Cookies on this website

We use cookies to ensure that we give you the best experience on our website. If you click 'Accept all cookies' we'll assume that you are happy to receive all cookies and you won't see this message again. If you click 'Reject all non-essential cookies' only necessary cookies providing core functionality such as security, network management, and accessibility will be enabled. Click 'Find out more' for information on how to change your cookie settings.

These data were created on 15th July of 2015 for the paper to be published in Advanced Materials. We have developed a new formulation of volatile nanodroplets, stabilised by a protein and polymer coating. The nanodroplets are prepared from hydrophobic perfluoropentane (PFP) and coated with human serum albumin and polyethylene glycol modified N-hydrosuccinimide conjugated in dichloromethane using an oil-in-water emulsification method. The resulting nanodroplets have an average diameter of 344 nm and are stable at 37oC for several days. These properties offer advantages both for storage of the droplets and their ability to extravasate and permeate target tissue as compared with microbubble agents. Upon exposure to ultrasound the nanodroplets undergo a phase change, generating microbubbles. The efficiency of this process was increased by a factor of 2.8 when iron oxide nanocrystals were added to the PFP. In addition, hydrophobic drugs can be incorporated into the droplet core and the release characteristics of an anti-cancer drug, paclitaxel, were studied. The rate of drug release was found to increase by 70.7 % compared to a control formulation without PFP upon exposure to ultrasound for 180 seconds. Finally the effect of the nanodroplets on breast cancer cells was compared with that of the control formulation, and it was found that the droplets showed 38%p enhanced cytotoxicity than that of free drug.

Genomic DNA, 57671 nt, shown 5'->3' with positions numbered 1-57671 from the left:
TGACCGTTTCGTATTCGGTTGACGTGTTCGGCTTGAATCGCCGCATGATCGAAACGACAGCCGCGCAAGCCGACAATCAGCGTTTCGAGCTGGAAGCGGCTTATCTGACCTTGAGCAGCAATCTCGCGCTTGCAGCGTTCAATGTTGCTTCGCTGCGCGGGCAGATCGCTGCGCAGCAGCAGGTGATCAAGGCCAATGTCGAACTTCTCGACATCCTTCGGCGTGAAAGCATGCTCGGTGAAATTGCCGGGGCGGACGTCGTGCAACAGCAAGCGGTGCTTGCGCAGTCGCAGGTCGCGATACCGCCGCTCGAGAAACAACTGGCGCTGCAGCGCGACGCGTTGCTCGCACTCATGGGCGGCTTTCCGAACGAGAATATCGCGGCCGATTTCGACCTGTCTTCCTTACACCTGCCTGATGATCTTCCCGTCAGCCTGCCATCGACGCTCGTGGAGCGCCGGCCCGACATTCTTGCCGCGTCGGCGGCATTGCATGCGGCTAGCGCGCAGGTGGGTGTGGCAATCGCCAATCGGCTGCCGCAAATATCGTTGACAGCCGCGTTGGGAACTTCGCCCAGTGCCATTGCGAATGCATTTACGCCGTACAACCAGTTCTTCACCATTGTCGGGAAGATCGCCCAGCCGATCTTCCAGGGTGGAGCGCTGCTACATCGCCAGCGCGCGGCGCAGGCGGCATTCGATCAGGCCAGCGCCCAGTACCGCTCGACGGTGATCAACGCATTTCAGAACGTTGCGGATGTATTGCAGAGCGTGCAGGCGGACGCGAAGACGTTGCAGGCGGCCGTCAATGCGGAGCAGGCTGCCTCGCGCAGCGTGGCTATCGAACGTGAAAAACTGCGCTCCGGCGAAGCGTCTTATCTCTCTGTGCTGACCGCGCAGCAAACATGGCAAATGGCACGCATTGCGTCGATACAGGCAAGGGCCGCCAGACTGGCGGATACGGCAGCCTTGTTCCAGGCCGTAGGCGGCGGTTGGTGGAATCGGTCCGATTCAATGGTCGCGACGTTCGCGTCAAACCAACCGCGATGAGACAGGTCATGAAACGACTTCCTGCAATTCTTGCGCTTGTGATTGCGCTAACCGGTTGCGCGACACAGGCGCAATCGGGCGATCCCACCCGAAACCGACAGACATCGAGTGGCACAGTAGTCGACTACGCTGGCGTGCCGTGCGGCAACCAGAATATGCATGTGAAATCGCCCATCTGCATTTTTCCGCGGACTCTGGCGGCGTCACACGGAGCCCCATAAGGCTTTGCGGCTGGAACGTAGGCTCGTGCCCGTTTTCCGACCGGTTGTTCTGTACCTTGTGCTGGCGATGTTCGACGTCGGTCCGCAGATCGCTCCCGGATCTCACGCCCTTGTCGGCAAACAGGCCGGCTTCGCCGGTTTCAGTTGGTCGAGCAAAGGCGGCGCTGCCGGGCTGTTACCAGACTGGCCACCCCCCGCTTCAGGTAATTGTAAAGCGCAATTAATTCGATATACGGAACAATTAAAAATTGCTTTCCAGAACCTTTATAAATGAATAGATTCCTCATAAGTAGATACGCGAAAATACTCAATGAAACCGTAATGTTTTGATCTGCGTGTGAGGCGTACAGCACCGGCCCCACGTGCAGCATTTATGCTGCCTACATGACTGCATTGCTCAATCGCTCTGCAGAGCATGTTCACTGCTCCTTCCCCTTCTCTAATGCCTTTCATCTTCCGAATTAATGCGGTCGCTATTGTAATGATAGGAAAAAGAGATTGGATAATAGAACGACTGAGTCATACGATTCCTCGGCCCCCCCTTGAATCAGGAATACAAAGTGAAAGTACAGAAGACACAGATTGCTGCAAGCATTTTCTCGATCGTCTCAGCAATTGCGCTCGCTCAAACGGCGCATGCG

Original publication






University of Oxford

Publication Date



nanodroplets, chemotherapy, microbubbles, breast cancer, ultrasound